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Published on May 18th, 2008 | by Carol Gulyas

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40,000 Solar Jobs in a Cloudy Country: Germany's Solar Subsidies Debated

May 18th, 2008 by  


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A May 16 article in the New York Times focused on the debate in Germany regarding whether generous subsidies for solar energy should be continued. Buried in the story was the remarkable fact that Germany has created 40,000 jobs in formerly blighted industrial areas by “turbo-charging” the growth of the solar industry there. Imagine if our government took a leadership role in jump-starting solar production in areas like Pittsburgh, Indiana, and Michigan, where much of the infrastructure and work force still remain from the declining steel and auto industries. Some facts:

  • Germany has half the sunshine hours of San Diego.
  • An American company, Signet Solar, chose to build its thin film plant in Germany, not the U.S.
  • The engine that grew Germany’s solar industry is its feed-in tariff, which requires power companies to buy citizen-produced solar energy at an above-market rate for 20 years. Citizens have responded — by putting solar panels on nearly every available surface.
  • Spain, France, Italy and Greece have copied Germany’s subsidy plan. California is using a version of it by requiring utilities to pay customers rebates for the amount of energy they would have bought if they didn’t have solar modules.
  • Growing solar has helped other alternative energy production to grow as well: Germany gets 14.2 percent of its electricity from renewable sources, putting it ahead of the EU target of 12.5 percent from renewables by 2010.

Critics of the subsidies argue that they will eventually make solar energy too costly vs. other energy sources; defenders argue that the support for solar still doesn’t match subsidies to the dirty and declining coal industry, and that conventional energy costs will rise at a higher rate. Others charge that this is a classic attempt by large centralized power companies to weaken the role of distributed generation — citizen-generated, de-centralized power sources. Whether or not Germany decreases subsidies at a faster rate than planned, for now they are the world’s largest market for PV systems.

“To develop a technology, you’ve got to create an industry,” said Mr. Milner, the chief executive of Q-Cells, referring to the German success story. “You can wait and wait and wait for costs to come down, but it takes too long.” –Mark Landler, New York Times, 5/16/08






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About the Author

Carol Gulyas is a leader in the renewable energy community in Illinois, where she serves as VP of the Board of the Illinois Solar Energy Association. Recently she co-founded EcoAchievers -- a provider of online education for the renewable energy and sustainable living community. She spent 18 years in the direct marketing industry in New York and Chicago, and is currently a teaching librarian at Columbia College Chicago. Carol grew up in a small town in central Indiana, then lived in the Pacific Northwest, Lima, Peru, and New York City. She is inspired by reducing energy consumption through the use of renewable energy, energy efficiency, and green building technology.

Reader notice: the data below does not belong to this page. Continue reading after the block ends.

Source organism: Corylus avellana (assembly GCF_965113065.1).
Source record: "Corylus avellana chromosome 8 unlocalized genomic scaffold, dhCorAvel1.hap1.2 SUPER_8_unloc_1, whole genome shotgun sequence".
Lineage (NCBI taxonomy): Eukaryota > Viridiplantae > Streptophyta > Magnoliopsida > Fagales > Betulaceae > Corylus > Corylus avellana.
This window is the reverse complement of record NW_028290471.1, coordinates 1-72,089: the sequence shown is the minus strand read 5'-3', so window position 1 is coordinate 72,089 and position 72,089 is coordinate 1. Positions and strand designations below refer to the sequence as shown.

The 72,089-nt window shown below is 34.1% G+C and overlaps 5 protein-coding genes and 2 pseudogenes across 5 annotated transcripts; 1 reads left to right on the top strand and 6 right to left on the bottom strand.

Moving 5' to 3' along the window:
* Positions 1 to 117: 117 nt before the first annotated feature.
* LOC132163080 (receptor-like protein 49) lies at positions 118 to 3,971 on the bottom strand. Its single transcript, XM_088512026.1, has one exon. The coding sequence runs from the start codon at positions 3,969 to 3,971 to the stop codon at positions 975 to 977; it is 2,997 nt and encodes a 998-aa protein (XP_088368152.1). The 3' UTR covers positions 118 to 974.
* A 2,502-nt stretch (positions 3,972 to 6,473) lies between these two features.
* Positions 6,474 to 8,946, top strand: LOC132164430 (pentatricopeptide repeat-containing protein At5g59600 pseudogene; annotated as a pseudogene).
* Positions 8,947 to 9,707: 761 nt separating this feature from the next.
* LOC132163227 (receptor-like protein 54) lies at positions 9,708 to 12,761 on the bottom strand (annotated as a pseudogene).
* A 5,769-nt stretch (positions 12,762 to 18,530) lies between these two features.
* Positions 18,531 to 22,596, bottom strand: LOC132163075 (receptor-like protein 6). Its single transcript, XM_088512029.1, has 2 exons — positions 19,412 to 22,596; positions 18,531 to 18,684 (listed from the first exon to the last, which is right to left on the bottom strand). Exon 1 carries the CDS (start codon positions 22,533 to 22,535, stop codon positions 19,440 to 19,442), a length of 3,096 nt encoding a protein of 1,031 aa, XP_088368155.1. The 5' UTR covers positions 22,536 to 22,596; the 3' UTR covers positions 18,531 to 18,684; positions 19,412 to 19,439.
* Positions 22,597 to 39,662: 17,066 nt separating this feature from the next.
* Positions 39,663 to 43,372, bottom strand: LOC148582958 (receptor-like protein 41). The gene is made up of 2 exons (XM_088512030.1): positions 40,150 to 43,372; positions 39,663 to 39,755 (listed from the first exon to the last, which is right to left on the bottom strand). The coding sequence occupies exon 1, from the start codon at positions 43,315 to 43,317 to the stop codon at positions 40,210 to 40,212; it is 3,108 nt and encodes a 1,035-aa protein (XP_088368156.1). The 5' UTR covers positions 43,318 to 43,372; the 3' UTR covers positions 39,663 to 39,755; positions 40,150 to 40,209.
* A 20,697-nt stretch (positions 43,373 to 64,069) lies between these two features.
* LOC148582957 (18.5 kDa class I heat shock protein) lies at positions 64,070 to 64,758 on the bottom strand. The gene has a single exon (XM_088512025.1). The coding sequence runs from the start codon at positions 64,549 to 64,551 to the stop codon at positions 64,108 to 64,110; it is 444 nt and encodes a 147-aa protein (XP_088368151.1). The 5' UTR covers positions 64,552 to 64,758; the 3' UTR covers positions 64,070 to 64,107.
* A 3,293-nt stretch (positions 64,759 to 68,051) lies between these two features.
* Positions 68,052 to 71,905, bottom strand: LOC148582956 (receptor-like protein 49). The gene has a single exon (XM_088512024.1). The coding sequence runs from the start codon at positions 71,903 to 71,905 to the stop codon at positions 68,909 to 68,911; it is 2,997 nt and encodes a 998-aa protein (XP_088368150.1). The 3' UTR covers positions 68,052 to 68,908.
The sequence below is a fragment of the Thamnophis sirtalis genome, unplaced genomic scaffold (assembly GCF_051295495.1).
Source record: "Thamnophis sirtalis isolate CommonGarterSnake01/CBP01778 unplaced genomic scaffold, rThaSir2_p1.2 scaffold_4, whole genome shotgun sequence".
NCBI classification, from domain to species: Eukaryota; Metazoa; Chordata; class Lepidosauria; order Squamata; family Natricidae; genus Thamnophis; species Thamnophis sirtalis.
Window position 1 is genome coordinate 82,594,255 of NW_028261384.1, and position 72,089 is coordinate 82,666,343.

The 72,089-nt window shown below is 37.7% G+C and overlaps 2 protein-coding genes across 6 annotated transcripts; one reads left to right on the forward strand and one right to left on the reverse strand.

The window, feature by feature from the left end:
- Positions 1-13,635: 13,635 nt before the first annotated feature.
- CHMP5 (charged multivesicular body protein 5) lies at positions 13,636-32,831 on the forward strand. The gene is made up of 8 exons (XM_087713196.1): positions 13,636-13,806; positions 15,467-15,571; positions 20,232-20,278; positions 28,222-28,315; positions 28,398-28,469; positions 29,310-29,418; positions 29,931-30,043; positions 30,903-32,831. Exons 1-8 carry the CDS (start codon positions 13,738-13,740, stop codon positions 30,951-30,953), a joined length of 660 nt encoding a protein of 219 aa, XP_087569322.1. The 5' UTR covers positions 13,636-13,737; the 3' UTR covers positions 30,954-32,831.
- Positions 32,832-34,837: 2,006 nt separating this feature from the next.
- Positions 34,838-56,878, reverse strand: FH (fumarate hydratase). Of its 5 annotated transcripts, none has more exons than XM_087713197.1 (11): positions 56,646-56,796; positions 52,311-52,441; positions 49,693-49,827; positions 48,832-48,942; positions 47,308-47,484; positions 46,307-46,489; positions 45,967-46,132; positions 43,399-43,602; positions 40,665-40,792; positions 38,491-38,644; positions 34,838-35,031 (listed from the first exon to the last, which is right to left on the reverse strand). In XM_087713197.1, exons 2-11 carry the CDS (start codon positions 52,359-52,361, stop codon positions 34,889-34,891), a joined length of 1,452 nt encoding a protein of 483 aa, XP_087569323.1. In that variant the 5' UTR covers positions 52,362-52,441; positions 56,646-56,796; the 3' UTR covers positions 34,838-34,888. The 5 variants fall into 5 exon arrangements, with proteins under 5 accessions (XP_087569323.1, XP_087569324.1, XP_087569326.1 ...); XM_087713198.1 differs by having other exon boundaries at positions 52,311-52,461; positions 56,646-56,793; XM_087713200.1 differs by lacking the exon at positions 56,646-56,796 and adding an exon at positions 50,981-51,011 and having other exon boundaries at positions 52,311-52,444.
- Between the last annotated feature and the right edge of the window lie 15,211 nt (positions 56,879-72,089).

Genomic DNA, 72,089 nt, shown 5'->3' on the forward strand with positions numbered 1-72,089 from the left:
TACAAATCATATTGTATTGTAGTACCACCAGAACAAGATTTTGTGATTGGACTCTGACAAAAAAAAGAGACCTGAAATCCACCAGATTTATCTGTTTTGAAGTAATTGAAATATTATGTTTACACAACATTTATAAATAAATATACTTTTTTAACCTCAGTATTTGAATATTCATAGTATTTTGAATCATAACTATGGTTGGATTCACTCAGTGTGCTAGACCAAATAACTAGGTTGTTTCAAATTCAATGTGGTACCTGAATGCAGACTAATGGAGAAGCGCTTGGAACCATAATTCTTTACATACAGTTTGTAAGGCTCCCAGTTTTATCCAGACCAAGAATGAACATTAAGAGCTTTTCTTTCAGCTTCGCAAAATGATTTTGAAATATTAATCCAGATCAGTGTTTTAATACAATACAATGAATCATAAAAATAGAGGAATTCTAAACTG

• Monica

    We are looking for employees in Germany. http://www.tta-personal.de

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  • What will happen to those 40,000 jobs if the solar subsidies end? Are the manufacturers in Germany close to being efficient enough to ship their bulky products all over the world at a price that will be competitive with more local production?

    With regard to subsidies provided to the fossil fuel and nuclear industries, does anyone ever talk about an income and expense computation from the taxpayer point of view? It is pretty obvious that there are subsidies and tax advantages for established energy industries, but it should also be pretty obvious that those industries ought to be paying a rather substantial tax bill.

    Does anyone know of a good source that counts up both sides of the ledger so that we can make good decisions about the value of the investment that we have made and are making in various forms of energy supply?

  • What will happen to those 40,000 jobs if the solar subsidies end? Are the manufacturers in Germany close to being efficient enough to ship their bulky products all over the world at a price that will be competitive with more local production?

    With regard to subsidies provided to the fossil fuel and nuclear industries, does anyone ever talk about an income and expense computation from the taxpayer point of view? It is pretty obvious that there are subsidies and tax advantages for established energy industries, but it should also be pretty obvious that those industries ought to be paying a rather substantial tax bill.

    Does anyone know of a good source that counts up both sides of the ledger so that we can make good decisions about the value of the investment that we have made and are making in various forms of energy supply?

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